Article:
Emotional well-being includes understanding your emotions and managing them well. Emotionally sound people are happier and take interest in their own life. Psychological well-being includes managing everyday stressors, interaction with others, self-esteem and satisfaction in life. Social well-being includes the contribution made to society, to be integrated into one’s community and helping to make the society a better place for others.

According to National Crime Report Bureau, 34.4% of all suicides is between 15–29 years’ age group; a national daily, too, stated in a report on 8 April, 2017, that every hour one student commits suicide in India due to stress

The mental health of young people need to be taken care of. Signs of mental illness can begin as early as 14 years of age. Incidence of suicide is rising with each passing day. According to National Crime Report Bureau, 34.4% of all suicides is between 15–29 years’ age group. According to a Hindustan Times report, 8 April, 2017, “Every hour one student commits suicide in India” due to stress. That’s staggering and scary too!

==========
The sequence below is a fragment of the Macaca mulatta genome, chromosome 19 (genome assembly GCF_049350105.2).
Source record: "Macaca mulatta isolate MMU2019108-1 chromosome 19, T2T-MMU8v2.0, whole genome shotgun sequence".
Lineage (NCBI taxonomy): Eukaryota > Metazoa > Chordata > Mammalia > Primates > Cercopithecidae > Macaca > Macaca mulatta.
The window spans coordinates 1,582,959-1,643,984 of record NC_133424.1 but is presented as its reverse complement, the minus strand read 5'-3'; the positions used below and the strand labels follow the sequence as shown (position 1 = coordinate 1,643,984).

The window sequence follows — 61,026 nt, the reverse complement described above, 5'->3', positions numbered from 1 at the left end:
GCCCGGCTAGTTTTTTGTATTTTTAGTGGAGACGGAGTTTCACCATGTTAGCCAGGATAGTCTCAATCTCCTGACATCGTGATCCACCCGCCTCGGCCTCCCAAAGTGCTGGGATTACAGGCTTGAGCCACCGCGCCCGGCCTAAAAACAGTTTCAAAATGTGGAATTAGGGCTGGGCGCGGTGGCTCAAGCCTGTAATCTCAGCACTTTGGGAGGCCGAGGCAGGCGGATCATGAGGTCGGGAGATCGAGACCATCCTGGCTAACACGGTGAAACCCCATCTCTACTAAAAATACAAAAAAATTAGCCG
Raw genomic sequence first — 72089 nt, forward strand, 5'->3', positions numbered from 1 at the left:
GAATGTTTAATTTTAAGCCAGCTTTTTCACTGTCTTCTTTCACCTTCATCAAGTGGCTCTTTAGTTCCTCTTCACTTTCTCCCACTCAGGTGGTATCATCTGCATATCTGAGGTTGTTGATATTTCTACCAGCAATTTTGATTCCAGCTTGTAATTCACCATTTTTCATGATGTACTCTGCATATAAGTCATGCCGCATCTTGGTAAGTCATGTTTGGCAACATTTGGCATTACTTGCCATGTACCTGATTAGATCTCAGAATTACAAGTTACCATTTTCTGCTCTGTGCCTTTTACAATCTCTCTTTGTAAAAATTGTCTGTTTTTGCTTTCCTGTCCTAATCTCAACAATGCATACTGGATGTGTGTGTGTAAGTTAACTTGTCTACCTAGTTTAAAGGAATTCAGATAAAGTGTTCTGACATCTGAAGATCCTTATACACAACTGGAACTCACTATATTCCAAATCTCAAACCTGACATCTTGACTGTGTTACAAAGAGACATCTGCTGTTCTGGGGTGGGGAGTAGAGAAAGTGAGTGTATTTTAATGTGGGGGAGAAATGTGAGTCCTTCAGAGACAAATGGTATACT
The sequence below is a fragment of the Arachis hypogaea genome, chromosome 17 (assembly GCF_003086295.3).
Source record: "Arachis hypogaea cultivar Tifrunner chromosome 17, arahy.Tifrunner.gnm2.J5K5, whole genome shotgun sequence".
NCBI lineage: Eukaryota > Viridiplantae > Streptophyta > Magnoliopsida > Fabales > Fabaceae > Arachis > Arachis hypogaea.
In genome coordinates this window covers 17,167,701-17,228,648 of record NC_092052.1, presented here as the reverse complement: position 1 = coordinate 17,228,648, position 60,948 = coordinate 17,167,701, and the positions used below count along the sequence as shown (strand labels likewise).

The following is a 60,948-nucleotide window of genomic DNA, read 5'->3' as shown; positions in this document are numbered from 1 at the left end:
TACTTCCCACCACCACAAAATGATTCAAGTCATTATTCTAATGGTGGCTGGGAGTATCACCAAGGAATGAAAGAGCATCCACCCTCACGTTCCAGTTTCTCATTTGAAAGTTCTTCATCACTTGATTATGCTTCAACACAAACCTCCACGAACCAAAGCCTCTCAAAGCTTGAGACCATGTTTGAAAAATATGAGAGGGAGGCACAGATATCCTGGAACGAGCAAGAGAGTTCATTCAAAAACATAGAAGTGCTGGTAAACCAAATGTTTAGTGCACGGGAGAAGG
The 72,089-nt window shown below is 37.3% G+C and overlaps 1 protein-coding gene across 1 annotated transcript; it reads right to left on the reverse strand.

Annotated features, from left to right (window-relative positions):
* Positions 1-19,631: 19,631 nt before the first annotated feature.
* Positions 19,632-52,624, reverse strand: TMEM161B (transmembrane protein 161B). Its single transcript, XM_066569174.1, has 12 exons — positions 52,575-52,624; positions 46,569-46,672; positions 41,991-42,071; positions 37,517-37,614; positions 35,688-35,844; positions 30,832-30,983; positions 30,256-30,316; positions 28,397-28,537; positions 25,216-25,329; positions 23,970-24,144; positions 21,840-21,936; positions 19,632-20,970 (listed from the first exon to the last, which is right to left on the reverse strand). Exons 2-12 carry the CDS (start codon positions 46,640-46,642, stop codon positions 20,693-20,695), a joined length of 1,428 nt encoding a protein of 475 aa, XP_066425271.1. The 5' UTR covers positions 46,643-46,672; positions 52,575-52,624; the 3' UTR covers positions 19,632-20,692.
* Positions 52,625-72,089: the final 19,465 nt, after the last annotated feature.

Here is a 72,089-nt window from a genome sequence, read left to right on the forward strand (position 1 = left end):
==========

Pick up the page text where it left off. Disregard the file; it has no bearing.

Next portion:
Stress, depression and anxiety are the major reasons for suicidal behaviour. This is due to inability to cope with the academic difficulties, expectations and demands of parents which can be unrealistic and peer pressure. Lack of support and understanding from parents and peers leads them to withdrawal and slowly pushing them to depression. Adolescents also have high risk-taking behaviour leading them to experiment with dangerous adventures and rash driving. Harmful alcohol and illicit drug consumption is also rampant during this age group. Sexual abuse of the youth and sexual violence by the youths are also on an increase.

Stress and other difficulties are unavoidable in life and the only way to maintain sound mental health is to have appropriate coping strategies. Building resilience, that is, the ability to bounce back in the face of difficulties, is of great importance to promote mental health and prevent mental illness from very early age. Adequate family support and care, support from peers and community support help build resilience. Family and school need to help children develop life skills which will help them to manage difficult life situations. Mental Health and age-appropriate sexual awareness should be a part of curriculum in schools and colleges as well.